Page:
Sunday, May 13, 2018

Volunteering and the Quandary it Presents

One of the more fascination ploys of the upper classes or elites is the volunteer “move.”  It means never asking for something (asking implies the other person has power) but volunteering (which implies you are doing the other person a favor).  This means no matter how much you want something, when you get it, it was a result of your charitable instincts.  For example, I once chaired the committee that was to go to the meat market. Not everyone on the committee needed to go so in a meeting I made the mistake of asking who "wanted" to go.  Not one person “wanted to.” Within days every person on the committee contacted me privately to say he or she was “willing to go.” And then when I announced I had too many people who volunteered to go, no one volunteered  to stay at home.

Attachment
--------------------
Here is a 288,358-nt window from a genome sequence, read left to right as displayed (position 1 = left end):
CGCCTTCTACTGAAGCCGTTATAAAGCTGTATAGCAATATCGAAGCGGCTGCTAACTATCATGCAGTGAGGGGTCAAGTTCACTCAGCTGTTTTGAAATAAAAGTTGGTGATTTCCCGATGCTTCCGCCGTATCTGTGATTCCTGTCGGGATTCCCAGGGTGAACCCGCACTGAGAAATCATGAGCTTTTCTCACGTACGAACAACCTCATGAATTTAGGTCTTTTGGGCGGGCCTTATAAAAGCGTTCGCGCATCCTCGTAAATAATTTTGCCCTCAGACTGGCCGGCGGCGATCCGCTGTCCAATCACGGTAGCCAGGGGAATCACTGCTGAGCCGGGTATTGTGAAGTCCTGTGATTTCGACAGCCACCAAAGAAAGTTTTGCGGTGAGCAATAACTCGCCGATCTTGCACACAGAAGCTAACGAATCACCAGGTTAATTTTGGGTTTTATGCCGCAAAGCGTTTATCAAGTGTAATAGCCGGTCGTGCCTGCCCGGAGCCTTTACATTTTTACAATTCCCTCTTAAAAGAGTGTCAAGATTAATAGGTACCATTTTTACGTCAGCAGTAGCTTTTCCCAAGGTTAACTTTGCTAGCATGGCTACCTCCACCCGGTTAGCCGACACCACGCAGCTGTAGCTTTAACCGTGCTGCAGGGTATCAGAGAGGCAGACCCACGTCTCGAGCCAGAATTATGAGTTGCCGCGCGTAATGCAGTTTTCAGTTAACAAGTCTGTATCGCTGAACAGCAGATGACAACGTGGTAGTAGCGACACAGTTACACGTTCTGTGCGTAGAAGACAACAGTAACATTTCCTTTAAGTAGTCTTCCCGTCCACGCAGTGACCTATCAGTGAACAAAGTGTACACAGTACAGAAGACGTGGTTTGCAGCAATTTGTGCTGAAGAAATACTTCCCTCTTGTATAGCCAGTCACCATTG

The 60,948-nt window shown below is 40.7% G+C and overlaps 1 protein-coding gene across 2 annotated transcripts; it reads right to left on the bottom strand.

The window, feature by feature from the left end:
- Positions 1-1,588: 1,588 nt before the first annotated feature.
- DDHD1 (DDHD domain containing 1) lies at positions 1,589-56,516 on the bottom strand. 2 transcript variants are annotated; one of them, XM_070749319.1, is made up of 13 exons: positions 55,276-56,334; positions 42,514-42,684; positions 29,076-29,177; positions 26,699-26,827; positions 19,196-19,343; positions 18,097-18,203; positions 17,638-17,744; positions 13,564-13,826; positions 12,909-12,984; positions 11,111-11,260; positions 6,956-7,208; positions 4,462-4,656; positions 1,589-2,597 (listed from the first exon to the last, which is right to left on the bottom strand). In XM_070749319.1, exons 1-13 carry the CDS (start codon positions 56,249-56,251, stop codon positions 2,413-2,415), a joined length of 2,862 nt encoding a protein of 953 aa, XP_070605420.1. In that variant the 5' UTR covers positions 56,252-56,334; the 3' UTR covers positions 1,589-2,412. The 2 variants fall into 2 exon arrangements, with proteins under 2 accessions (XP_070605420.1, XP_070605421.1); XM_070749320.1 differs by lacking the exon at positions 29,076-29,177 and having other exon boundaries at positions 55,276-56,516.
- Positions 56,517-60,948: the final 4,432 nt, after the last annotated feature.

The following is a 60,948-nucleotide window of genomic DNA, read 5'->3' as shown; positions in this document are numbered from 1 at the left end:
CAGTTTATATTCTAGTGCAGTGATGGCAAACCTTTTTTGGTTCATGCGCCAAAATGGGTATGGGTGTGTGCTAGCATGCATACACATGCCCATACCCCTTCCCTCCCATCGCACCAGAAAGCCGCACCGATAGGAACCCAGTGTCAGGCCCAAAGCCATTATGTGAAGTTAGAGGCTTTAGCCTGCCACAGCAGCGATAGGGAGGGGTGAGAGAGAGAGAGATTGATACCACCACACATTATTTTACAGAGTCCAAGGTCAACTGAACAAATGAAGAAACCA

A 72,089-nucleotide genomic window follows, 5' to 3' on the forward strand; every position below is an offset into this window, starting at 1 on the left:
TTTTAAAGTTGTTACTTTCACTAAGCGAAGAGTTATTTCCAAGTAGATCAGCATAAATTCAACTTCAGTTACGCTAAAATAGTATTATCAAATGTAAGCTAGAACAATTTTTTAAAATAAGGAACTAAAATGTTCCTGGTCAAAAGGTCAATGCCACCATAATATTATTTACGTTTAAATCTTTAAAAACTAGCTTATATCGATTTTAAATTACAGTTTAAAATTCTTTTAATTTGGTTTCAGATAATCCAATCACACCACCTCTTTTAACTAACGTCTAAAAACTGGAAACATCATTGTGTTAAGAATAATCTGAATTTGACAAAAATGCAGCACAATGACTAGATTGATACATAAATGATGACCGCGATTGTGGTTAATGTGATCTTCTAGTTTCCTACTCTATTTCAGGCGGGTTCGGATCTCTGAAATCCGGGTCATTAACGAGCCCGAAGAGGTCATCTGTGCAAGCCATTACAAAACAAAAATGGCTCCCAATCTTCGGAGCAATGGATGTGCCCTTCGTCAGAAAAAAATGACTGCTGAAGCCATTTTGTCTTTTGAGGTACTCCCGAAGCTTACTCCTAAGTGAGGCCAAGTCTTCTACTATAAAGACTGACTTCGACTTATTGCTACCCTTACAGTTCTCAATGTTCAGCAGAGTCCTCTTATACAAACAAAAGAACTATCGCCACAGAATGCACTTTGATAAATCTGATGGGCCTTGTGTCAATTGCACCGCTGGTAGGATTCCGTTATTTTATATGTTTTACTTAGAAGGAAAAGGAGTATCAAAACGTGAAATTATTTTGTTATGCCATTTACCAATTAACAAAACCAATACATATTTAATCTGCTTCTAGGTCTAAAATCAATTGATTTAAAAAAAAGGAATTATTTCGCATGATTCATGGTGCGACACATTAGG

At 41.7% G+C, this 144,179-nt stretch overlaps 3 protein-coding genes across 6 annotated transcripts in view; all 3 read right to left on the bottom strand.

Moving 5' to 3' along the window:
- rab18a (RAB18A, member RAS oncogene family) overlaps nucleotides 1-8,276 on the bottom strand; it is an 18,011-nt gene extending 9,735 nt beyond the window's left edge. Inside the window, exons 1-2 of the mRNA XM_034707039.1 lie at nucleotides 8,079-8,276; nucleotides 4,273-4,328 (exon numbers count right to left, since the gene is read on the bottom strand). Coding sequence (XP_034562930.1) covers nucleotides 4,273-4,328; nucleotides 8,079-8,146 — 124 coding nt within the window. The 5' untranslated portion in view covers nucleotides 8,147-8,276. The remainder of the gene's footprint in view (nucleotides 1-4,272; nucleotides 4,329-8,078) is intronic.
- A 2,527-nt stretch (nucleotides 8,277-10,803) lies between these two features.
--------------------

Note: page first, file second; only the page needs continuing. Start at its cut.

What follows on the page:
It is pervasive. I was in a meeting a few months ago when one faculty member described how he did not want to hold an administrative post, a position now held by that person with an iron grip with no signs of change. And, there was a past interim dean who was described as being forced to be interim dean. The problem was it took a crowbar to get him to move on.

My favorite recent one involves the director of a set of programs that involve traveling to interesting places. When I asked to go, I was told that he had already “volunteered” to do it.

And, there are plenty of people who volunteer to teach an extra course, organize a conference, or teach at an inconvenient time. Sometimes volunteers are solicited and sometime people volunteer to do things that really do not need doing. It is the appearance of volunteering that is important.